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The other day ago a water line going to an exterior faucet exploded in the wall and flooded my finished basement. The water level was around 1"-2" high and we imagine the water was running for at-least 16 hours. We do live on a hill and the basement only has one wall exposed to the outside and the remaining three walls are underground. That said, since this is a basement and the room stays at a cool temp should we replace the carpet? We already pulled up the padding and vacuumed up the water. Is there any pre-treating we can do?

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If it's clean water, and it wasn't wet for very long, and you can fully dry it, you might be OK. But if it was gray water, I'd toss it all. – DA01 Jan 10 '14 at 18:25
16hours seems an awfully long time to stay wet, inviting all sorts of mold and other undesirables to take root. Your carpets have a tremendous amount of surface area, much more than you can see with the naked eye, and it's practically impossible to clean and dry every little fiber. Cool temperatures aside, I would personally discard the lot and install new carpet. Also check your walls for water accumulation and make corrections where necessary. – alt Jan 10 '14 at 19:22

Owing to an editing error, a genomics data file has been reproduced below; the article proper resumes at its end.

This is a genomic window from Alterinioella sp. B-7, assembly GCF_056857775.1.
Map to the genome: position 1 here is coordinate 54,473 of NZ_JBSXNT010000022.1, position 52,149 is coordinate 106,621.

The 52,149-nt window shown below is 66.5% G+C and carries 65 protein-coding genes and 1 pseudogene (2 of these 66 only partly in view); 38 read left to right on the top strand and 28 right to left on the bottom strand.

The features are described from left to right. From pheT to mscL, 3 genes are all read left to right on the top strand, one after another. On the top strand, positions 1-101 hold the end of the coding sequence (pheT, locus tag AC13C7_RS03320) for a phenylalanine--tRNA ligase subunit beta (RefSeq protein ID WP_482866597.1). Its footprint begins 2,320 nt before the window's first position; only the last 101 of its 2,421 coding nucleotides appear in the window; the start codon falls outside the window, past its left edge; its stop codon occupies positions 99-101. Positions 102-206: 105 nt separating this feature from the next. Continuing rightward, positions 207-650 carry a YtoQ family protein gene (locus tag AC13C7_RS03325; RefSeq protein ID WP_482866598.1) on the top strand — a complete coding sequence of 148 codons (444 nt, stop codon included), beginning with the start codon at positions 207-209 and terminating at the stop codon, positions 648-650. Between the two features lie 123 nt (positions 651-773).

I'd be more worried about the mold that will grow in your walls than just the carpet -carpet is easy to rip up and replace, but opening the walls is a way larger job. – Steven Jan 10 '14 at 21:45
We are replacing that. – Darth_Vader Jan 10 '14 at 21:52
If you live in a dry climate you have half a chance of success, though I'm not too sure it's worth the effort. If you are in a humid climate, forget about it. Don't even try, replace it. Either way, replace the padding, it's definitely not worth trying to save it. – bcworkz Jan 10 '14 at 23:23

The "usual" flood involves dirty water, either exterior or sewage. There, I'd agree that the carpet is toast.

Where you have basically rinsed the carpet for 16 hours with clean potable water, I think you have an excellent chance of drying it out and being fine. If the outside faucet pipe froze, you are presumably heating, which means the air inside will be dry, on the whole. Add in a lot of fans and dehumidifiers, and it might well dry out fine. You are describing a one-time event, not a leaky basement that's wet all the time.

On the third hand, carpet is relatively inexpensive. And on the fourth hand, will insurance be involved? They might have an opinion, if so.

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